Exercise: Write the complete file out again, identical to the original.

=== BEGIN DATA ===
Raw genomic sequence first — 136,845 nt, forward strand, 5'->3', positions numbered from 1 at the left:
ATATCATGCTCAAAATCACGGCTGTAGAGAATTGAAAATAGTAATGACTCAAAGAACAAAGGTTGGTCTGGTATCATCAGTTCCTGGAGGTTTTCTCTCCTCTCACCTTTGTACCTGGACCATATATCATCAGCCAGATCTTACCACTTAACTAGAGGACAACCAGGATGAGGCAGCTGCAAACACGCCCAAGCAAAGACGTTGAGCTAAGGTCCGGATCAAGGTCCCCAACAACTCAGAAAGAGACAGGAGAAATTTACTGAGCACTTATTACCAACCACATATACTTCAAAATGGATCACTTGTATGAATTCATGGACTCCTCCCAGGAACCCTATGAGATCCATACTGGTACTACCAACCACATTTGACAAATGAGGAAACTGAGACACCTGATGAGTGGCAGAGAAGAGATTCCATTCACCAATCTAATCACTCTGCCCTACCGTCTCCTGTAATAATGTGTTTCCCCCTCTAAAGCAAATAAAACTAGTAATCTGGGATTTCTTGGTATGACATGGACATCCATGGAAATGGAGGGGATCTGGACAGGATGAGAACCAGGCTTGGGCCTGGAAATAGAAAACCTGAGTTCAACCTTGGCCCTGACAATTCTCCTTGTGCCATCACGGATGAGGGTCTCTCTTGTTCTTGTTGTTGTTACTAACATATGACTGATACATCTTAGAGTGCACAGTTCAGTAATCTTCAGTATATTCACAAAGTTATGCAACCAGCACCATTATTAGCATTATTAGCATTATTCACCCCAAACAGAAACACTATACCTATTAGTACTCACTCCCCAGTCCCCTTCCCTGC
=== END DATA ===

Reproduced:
Raw genomic sequence first — 136,845 nt, forward strand, 5'->3', positions numbered from 1 at the left:
ATATCATGCTCAAAATCACGGCTGTAGAGAATTGAAAATAGTAATGACTCAAAGAACAAAGGTTGGTCTGGTATCATCAGTTCCTGGAGGTTTTCTCTCCTCTCACCTTTGTACCTGGACCATATATCATCAGCCAGATCTTACCACTTAACTAGAGGACAACCAGGATGAGGCAGCTGCAAACACGCCCAAGCAAAGACGTTGAGCTAAGGTCCGGATCAAGGTCCCCAACAACTCAGAAAGAGACAGGAGAAATTTACTGAGCACTTATTACCAACCACATATACTTCAAAATGGATCACTTGTATGAATTCATGGACTCCTCCCAGGAACCCTATGAGATCCATACTGGTACTACCAACCACATTTGACAAATGAGGAAACTGAGACACCTGATGAGTGGCAGAGAAGAGATTCCATTCACCAATCTAATCACTCTGCCCTACCGTCTCCTGTAATAATGTGTTTCCCCCTCTAAAGCAAATAAAACTAGTAATCTGGGATTTCTTGGTATGACATGGACATCCATGGAAATGGAGGGGATCTGGACAGGATGAGAACCAGGCTTGGGCCTGGAAATAGAAAACCTGAGTTCAACCTTGGCCCTGACAATTCTCCTTGTGCCATCACGGATGAGGGTCTCTCTTGTTCTTGTTGTTGTTACTAACATATGACTGATACATCTTAGAGTGCACAGTTCAGTAATCTTCAGTATATTCACAAAGTTATGCAACCAGCACCATTATTAGCATTATTAGCATTATTCACCCCAAACAGAAACACTATACCTATTAGTACTCACTCCCCAGTCCCCTTCCCTGC